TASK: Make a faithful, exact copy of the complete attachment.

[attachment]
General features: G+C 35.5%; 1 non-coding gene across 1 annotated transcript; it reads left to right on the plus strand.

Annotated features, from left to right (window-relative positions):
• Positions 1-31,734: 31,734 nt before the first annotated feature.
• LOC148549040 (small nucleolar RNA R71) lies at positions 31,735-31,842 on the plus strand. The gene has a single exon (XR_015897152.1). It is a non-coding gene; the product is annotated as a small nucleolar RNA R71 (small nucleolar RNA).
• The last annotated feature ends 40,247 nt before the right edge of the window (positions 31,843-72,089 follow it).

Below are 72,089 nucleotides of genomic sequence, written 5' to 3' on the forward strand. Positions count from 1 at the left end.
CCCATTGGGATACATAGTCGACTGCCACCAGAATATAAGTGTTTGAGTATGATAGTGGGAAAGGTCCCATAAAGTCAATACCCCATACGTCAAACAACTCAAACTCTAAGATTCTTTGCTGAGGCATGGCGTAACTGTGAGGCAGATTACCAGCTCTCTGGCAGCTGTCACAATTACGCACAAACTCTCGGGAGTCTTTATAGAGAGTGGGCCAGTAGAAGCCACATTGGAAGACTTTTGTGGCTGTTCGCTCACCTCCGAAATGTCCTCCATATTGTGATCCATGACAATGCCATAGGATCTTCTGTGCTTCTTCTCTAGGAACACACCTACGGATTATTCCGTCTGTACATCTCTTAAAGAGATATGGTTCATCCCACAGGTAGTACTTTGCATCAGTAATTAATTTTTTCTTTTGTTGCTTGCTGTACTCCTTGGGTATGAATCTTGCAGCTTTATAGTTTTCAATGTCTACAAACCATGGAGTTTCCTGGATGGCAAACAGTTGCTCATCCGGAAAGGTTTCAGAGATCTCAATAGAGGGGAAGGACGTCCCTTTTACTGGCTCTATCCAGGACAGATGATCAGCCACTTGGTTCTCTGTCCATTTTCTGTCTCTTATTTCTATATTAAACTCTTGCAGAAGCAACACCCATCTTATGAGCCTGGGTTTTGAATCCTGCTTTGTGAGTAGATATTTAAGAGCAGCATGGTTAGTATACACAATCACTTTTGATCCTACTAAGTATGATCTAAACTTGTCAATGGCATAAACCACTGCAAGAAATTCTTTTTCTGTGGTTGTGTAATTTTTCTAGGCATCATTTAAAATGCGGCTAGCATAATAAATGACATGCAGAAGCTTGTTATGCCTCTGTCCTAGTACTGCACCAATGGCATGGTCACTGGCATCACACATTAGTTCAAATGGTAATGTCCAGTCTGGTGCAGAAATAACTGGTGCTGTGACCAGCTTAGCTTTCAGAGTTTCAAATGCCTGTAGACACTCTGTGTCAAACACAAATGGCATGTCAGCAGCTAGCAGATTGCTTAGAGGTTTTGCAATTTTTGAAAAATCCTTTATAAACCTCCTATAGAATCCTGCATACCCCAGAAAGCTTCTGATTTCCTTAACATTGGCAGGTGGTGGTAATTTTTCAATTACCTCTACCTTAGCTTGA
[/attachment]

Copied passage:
General features: G+C 35.5%; 1 non-coding gene across 1 annotated transcript; it reads left to right on the plus strand.

Annotated features, from left to right (window-relative positions):
• Positions 1-31,734: 31,734 nt before the first annotated feature.
• LOC148549040 (small nucleolar RNA R71) lies at positions 31,735-31,842 on the plus strand. The gene has a single exon (XR_015897152.1). It is a non-coding gene; the product is annotated as a small nucleolar RNA R71 (small nucleolar RNA).
• The last annotated feature ends 40,247 nt before the right edge of the window (positions 31,843-72,089 follow it).

Below are 72,089 nucleotides of genomic sequence, written 5' to 3' on the forward strand. Positions count from 1 at the left end.
CCCATTGGGATACATAGTCGACTGCCACCAGAATATAAGTGTTTGAGTATGATAGTGGGAAAGGTCCCATAAAGTCAATACCCCATACGTCAAACAACTCAAACTCTAAGATTCTTTGCTGAGGCATGGCGTAACTGTGAGGCAGATTACCAGCTCTCTGGCAGCTGTCACAATTACGCACAAACTCTCGGGAGTCTTTATAGAGAGTGGGCCAGTAGAAGCCACATTGGAAGACTTTTGTGGCTGTTCGCTCACCTCCGAAATGTCCTCCATATTGTGATCCATGACAATGCCATAGGATCTTCTGTGCTTCTTCTCTAGGAACACACCTACGGATTATTCCGTCTGTACATCTCTTAAAGAGATATGGTTCATCCCACAGGTAGTACTTTGCATCAGTAATTAATTTTTTCTTTTGTTGCTTGCTGTACTCCTTGGGTATGAATCTTGCAGCTTTATAGTTTTCAATGTCTACAAACCATGGAGTTTCCTGGATGGCAAACAGTTGCTCATCCGGAAAGGTTTCAGAGATCTCAATAGAGGGGAAGGACGTCCCTTTTACTGGCTCTATCCAGGACAGATGATCAGCCACTTGGTTCTCTGTCCATTTTCTGTCTCTTATTTCTATATTAAACTCTTGCAGAAGCAACACCCATCTTATGAGCCTGGGTTTTGAATCCTGCTTTGTGAGTAGATATTTAAGAGCAGCATGGTTAGTATACACAATCACTTTTGATCCTACTAAGTATGATCTAAACTTGTCAATGGCATAAACCACTGCAAGAAATTCTTTTTCTGTGGTTGTGTAATTTTTCTAGGCATCATTTAAAATGCGGCTAGCATAATAAATGACATGCAGAAGCTTGTTATGCCTCTGTCCTAGTACTGCACCAATGGCATGGTCACTGGCATCACACATTAGTTCAAATGGTAATGTCCAGTCTGGTGCAGAAATAACTGGTGCTGTGACCAGCTTAGCTTTCAGAGTTTCAAATGCCTGTAGACACTCTGTGTCAAACACAAATGGCATGTCAGCAGCTAGCAGATTGCTTAGAGGTTTTGCAATTTTTGAAAAATCCTTTATAAACCTCCTATAGAATCCTGCATACCCCAGAAAGCTTCTGATTTCCTTAACATTGGCAGGTGGTGGTAATTTTTCAATTACCTCTACCTTAGCTTGA